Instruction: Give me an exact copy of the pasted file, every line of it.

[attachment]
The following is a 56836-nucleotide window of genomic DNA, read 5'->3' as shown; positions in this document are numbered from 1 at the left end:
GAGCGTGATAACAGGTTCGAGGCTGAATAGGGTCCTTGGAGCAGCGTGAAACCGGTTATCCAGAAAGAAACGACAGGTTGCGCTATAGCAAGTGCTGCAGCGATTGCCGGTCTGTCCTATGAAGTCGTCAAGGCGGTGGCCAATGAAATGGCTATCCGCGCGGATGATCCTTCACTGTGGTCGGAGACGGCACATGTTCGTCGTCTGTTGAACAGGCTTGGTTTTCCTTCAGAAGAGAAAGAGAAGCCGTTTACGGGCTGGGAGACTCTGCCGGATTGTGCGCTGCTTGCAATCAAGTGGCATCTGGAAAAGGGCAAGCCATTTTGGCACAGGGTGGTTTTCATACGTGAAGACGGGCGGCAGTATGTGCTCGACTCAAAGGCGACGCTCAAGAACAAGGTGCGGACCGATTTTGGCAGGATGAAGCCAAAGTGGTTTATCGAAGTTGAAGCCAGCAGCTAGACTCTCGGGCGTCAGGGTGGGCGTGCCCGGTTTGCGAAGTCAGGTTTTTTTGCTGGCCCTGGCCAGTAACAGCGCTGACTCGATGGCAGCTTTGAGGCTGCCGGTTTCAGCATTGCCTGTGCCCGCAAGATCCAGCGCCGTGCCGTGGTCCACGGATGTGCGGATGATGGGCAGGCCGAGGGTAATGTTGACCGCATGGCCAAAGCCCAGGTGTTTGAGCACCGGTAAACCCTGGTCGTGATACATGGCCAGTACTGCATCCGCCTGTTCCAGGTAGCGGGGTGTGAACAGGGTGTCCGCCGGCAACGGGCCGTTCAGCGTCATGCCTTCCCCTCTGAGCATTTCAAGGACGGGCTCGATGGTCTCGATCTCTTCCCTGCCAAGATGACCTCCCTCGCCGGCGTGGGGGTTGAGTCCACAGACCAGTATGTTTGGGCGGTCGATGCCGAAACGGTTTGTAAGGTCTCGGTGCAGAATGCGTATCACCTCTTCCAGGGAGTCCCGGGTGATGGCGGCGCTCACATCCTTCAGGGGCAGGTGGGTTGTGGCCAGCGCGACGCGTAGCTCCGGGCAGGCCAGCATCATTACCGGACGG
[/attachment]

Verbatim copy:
The following is a 56836-nucleotide window of genomic DNA, read 5'->3' as shown; positions in this document are numbered from 1 at the left end:
GAGCGTGATAACAGGTTCGAGGCTGAATAGGGTCCTTGGAGCAGCGTGAAACCGGTTATCCAGAAAGAAACGACAGGTTGCGCTATAGCAAGTGCTGCAGCGATTGCCGGTCTGTCCTATGAAGTCGTCAAGGCGGTGGCCAATGAAATGGCTATCCGCGCGGATGATCCTTCACTGTGGTCGGAGACGGCACATGTTCGTCGTCTGTTGAACAGGCTTGGTTTTCCTTCAGAAGAGAAAGAGAAGCCGTTTACGGGCTGGGAGACTCTGCCGGATTGTGCGCTGCTTGCAATCAAGTGGCATCTGGAAAAGGGCAAGCCATTTTGGCACAGGGTGGTTTTCATACGTGAAGACGGGCGGCAGTATGTGCTCGACTCAAAGGCGACGCTCAAGAACAAGGTGCGGACCGATTTTGGCAGGATGAAGCCAAAGTGGTTTATCGAAGTTGAAGCCAGCAGCTAGACTCTCGGGCGTCAGGGTGGGCGTGCCCGGTTTGCGAAGTCAGGTTTTTTTGCTGGCCCTGGCCAGTAACAGCGCTGACTCGATGGCAGCTTTGAGGCTGCCGGTTTCAGCATTGCCTGTGCCCGCAAGATCCAGCGCCGTGCCGTGGTCCACGGATGTGCGGATGATGGGCAGGCCGAGGGTAATGTTGACCGCATGGCCAAAGCCCAGGTGTTTGAGCACCGGTAAACCCTGGTCGTGATACATGGCCAGTACTGCATCCGCCTGTTCCAGGTAGCGGGGTGTGAACAGGGTGTCCGCCGGCAACGGGCCGTTCAGCGTCATGCCTTCCCCTCTGAGCATTTCAAGGACGGGCTCGATGGTCTCGATCTCTTCCCTGCCAAGATGACCTCCCTCGCCGGCGTGGGGGTTGAGTCCACAGACCAGTATGTTTGGGCGGTCGATGCCGAAACGGTTTGTAAGGTCTCGGTGCAGAATGCGTATCACCTCTTCCAGGGAGTCCCGGGTGATGGCGGCGCTCACATCCTTCAGGGGCAGGTGGGTTGTGGCCAGCGCGACGCGTAGCTCCGGGCAGGCCAGCATCATTACCGGACGG